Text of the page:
“When we had Test and one day cricket only, I used to think the injuries were pretty similar, but Twenty/20 has gone to the other extreme of Test matches. I now am confident we are going to be able to demonstrate a different injury profile between the different types of cricket. In particular, injuries of an ‘overuse’ nature (which are the bane of fast bowlers) are much more likely to be caused by bowling in Test and other first class matches, because of the higher match workloads. What we are just starting to appreciate is that the overuse injury doesn’t necessarily happen at the time of the overuse – perhaps you may break down a few weeks later and it could even be whilst playing a different form of the game. The apparently high rates of bowling injuries in Australian one day internationals that we have seen in the past may be artefact from the fact that players have usually just come off a long Test series. When you have a long stretch of one day internationals without Tests such as in a World Cup, the bowling injury rate comes down substantially. Although we have just started seeing dedicated Twenty/20 competitions, I am confident that there will be fewer bowling injuries than we have seen in the longer forms of cricket. Given that most commentators consider that Twenty/20 is a batsman’s game, it will be pleasing if we see the bowlers get lower injury rates as a result. There may be a slight reverse effect for the batsmen and fielders in that the intensity of play is so high that average running speed is higher. I suppose it is like the difference in injury profile between sprinters and distance runners.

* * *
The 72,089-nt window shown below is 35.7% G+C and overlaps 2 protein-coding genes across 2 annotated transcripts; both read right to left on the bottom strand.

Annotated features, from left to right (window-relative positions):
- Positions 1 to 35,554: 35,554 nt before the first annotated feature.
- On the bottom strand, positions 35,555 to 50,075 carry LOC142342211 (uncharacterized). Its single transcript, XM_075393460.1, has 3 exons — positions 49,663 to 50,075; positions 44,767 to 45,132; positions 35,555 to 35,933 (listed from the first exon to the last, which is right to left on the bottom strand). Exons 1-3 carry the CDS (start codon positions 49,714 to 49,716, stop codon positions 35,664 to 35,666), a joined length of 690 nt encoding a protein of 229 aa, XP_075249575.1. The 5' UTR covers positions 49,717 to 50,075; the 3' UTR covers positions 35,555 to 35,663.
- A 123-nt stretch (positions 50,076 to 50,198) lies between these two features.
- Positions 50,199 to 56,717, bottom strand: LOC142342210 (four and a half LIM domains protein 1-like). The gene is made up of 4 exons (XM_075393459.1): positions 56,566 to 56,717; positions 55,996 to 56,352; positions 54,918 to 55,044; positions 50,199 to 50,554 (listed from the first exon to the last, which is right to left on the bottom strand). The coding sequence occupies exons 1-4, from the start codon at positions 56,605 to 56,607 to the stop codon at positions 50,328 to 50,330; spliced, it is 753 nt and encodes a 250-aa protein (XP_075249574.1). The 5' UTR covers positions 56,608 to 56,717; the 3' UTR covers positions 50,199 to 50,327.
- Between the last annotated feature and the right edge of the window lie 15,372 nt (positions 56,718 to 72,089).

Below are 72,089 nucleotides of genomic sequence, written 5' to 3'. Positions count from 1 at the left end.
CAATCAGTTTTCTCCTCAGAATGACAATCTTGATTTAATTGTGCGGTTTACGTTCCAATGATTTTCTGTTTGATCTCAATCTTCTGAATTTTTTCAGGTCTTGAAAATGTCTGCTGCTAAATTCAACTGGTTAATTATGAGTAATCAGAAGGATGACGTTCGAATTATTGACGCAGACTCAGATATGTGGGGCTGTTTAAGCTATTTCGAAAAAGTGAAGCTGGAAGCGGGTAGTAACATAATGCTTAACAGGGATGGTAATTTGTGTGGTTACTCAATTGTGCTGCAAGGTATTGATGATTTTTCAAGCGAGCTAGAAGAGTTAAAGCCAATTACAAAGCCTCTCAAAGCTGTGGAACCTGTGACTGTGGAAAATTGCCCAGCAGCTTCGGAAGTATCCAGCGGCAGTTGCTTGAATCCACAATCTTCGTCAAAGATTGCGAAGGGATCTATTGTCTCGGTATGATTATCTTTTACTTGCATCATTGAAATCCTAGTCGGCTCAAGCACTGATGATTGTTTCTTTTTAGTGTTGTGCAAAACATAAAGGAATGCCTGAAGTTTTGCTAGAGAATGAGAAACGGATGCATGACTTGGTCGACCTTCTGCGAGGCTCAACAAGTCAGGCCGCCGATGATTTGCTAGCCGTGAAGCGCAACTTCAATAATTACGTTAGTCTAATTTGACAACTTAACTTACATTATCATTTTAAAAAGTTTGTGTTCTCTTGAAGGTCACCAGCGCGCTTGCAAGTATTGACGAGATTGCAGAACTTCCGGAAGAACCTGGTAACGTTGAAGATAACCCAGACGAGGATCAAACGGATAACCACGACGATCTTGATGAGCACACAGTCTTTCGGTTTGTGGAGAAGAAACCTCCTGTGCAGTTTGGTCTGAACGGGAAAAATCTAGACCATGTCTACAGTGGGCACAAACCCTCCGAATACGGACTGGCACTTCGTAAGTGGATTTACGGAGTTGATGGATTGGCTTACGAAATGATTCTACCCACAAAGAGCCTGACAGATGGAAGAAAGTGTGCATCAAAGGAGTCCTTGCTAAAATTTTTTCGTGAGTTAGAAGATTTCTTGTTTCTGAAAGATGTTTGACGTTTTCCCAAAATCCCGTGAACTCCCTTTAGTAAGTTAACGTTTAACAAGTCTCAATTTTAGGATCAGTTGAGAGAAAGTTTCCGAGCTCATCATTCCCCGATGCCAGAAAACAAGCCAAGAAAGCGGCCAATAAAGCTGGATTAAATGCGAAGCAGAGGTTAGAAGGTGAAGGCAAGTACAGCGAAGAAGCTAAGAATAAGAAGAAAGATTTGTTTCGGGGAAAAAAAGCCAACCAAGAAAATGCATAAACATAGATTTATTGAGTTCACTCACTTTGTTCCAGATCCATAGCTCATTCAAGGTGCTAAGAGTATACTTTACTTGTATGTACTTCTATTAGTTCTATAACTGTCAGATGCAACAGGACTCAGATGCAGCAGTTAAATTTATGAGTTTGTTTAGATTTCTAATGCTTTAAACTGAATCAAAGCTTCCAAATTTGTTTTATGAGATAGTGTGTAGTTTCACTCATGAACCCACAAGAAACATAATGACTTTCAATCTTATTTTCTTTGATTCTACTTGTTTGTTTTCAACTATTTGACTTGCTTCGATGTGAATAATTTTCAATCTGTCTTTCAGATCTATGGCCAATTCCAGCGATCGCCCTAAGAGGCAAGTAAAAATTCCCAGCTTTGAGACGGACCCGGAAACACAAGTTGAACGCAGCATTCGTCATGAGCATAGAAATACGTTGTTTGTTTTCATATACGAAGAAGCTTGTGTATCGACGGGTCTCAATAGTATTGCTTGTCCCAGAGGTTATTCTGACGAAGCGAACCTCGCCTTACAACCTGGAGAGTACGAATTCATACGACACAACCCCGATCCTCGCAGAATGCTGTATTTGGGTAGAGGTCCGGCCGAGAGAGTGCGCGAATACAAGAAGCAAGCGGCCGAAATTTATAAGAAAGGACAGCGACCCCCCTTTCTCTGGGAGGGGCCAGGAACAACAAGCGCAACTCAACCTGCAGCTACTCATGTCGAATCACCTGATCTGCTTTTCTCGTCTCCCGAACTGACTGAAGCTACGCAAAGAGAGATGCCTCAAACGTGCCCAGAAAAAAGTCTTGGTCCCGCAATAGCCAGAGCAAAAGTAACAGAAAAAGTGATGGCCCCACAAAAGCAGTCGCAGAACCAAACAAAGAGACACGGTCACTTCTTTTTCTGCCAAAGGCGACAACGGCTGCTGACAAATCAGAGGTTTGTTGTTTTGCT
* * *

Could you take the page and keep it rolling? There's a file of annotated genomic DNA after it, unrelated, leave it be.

“The other factor is that the players all are heading towards having a 12 month season of cricket being available for them to play, which will create its own problems. The Indian Premier League shows that human nature on both sides (the administrators and most of the players) means that if you can make more money playing more cricket, then the extra games will happen.”

    Did you have a network of consultants and imaging facilities in India and did you have to use them much during the tour?

    “Although I’ve given India some stick for having poor quality sports medicine, it is worth mentioning that the availability of cheap medications and cheap MRI scanning leaves countries like Australia and the UK behind. You can get a good 1.5 Tesla MRI scan very easily and usually for under 100 pounds. In fact if you wanted to haggle, you could probably get the scanner people pay you for the privilege of having an elite player allow them to scan his body! Of course, the radiologist reading the scan might be a specialist in breast cancer images rather than musculoskeletal radiology, so it is good if you are a sports physician and can interpret the MRIs yourself! At least the machine quality and availability is good. The value for money on the drug side is ridiculous. I bought quite a lot of medications over with me but we did run out of antibiotics. At one hotel I got the concierge to order me another pack of antibiotics and he charged my room what was then converted back to about 30 cents in Aussie dollars. I must have appeared to raise my eyebrows at the price and he sheepishly apologised – “sorry Sir, the hotel has to put on quite a substantial markup for the service of going out to the pharmacy”. I then went out to find out that most packs of medications were about 10 cents in the local pharmacy and that prescriptions were ‘optional’. Obviously when buying medications in India you have to consider the lesser degree of regulation of the drug industry, but the amazing price differential made me think that Western drug companies must love using safety as an excuse to lessen competition and to gouge the market (that’s gouge not gauge!).

    “There appear to be a few good orthopaedic surgeons in India with sports medicine expertise, although at more than half the venues the doctors on duty were from completely unrelated specialties. I met Mandeep Dhillon in Chandigarh and Parag Munshi in Mumbai who both are high quality and Anant Joshi in Mumbai also has a very good name. Andrew Wallace, the English upper limb surgeon, also was visiting Mumbai at the time we were there. He is pretty close to the Indian team and probably has the keys to the entire country having successfully operated on Sachin Tendulkar.